So, you are stalled in a traffic jam and you just couldn’t resist checking your texts or play a game while you wait. I mean you can’t go anywhere until the traffic moves, why not play a game while you’re waiting. Traffic jams are the hit parade of the day going in and coming out of LA every day. But, guess who else has nothing to do but wait for the traffic to move or write a cell phone ticket because Joe or Josie Citizen decided to call home while halted by traffic? That’s right, the California Highway Patrol (CHP) on their motorcycle on the median or break-down lane are waiting for an infraction. They are bored too and they get paid to write tickets for you to pay.
Many employers feel very strongly about their employees not using a hand-held device while driving, particularly while driving one of their commercial motor vehicles (CMV), although there are no points assessed for a cell phone ticket, any violation for which you are convicted, you must inform your employer within thirty days, regardless of whose vehicle you were using. Therefore, a conviction could put your job in jeopardy in the case of employers who have a zero-defect mentality.
California Vehicle Code (CVC) Section 23123
CVC 23123 applies to cell phone use while driving and states in subparagraph a., “A person shall not drive a motor vehicle while using a wireless telephone unless that telephone is specifically designed and configured to allow hands-free listening and talking, and is used in that manner while driving.” Subparagraph c discusses the use of the phone to call emergency numbers, such as law enforcement (LE), the fire department (FD), medical provider, or other emergency services. Additionally, there are exceptions for truckers using hand-held devices with a push-to-talk application, which could be an element of your defense.
A hand-held device can come in handy for many important functions in your car, but the best option is to get a hands-free device installed, then you can use it for Global Positioning Services (GPS) and for calls to home to see if anyone needs anything, or even taking business calls in route without the distraction of holding the phone to your ear or texting. The last is a definite no-no while driving. No matter how you feel or how physical adept you believe you are, texting while driving kills, period. However, drivers under 18 years of age cannot use the hands-free exception.
Using the “Trial by Written Declaration” Defense
In many cases, this is the best approach to a cell phone ticket. Just email us, firstname.lastname@example.org a scanned copy of your cell phone ticket and the reason you believe you should not have been cited with a violation of CVC 23123, such as you were not using your phone or you were calling for emergency assistance, etc. and we will give you the legal basis for dismissal that fits your situation. Everyone has an excuse for why they should not have to pay a ticket, what the judge wants to read in your declaration is a legal justification. Your defense could be that you were not driving, you were stuck in traffic for 40 minutes, put the car in park and checked your GPS for an alternate route to use once you started moving again. There are no points assessed because this is not a moving violation so traffic school will not help. The only option is to fight the ticket or fold and admit guilt. If you were not guilty, why should you pay?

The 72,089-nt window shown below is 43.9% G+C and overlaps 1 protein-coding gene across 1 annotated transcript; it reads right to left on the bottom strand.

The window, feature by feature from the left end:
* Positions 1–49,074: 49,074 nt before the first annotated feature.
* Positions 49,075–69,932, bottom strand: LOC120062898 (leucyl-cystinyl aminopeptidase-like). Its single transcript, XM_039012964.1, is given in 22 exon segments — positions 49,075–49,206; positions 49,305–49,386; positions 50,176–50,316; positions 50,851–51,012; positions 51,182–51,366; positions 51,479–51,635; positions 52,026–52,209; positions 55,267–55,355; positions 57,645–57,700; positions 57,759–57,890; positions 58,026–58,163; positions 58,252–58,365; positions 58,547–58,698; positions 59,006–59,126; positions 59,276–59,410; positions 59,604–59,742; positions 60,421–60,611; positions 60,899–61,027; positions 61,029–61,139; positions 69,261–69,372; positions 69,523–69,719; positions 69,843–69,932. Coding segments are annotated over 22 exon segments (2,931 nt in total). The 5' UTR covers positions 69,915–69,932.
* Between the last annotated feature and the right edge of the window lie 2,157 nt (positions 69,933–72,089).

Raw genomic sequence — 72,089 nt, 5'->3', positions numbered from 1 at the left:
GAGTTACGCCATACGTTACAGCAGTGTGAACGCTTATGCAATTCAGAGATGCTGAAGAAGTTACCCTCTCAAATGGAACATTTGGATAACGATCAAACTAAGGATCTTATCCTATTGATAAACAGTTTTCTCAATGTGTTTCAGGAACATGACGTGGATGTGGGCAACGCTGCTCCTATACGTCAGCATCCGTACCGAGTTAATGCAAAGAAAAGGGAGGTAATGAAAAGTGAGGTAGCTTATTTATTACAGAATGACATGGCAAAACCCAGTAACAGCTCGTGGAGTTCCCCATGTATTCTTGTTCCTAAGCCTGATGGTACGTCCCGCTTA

As stated above, the written declaration is only valid if you decide not to fight the ticket further, and truthfully for the first-time cell phone ticket that may be the wisest choice. If the judge did not like the legal justification on the written declaration, telling him in person will likely not make him like it any better. In addition, now you must pay court cost and additional attorney expenses. Whereas that is what we do, we see no sense of you wasting money to fight a first-time ticket. However, if you feel strongly about your innocence and want to pursue a court trial, we will vigorously defend you.
Bigger & Harman, APC
Many other attorneys handle a variety of areas of law, we only represent clients who have traffic tickets. We spend every day in the courtrooms in several counties in southern California, Los Angeles, Riverside, San Bernardino, Kern, and Tulare, to mention a few. We know the judges, the court clerk, and most of the LE officers who write tickets and often appear to explain their rationale for their citing an individual for a ticket. These are the people we meet and greet daily, so when there is a question, occasionally we can work it out with the LE officer prior to court. Give us a call today if you have received a cell phone ticket or any unjust traffic violation you wish to dispute, 661-349-9300. En español, llame al 661-349-9755.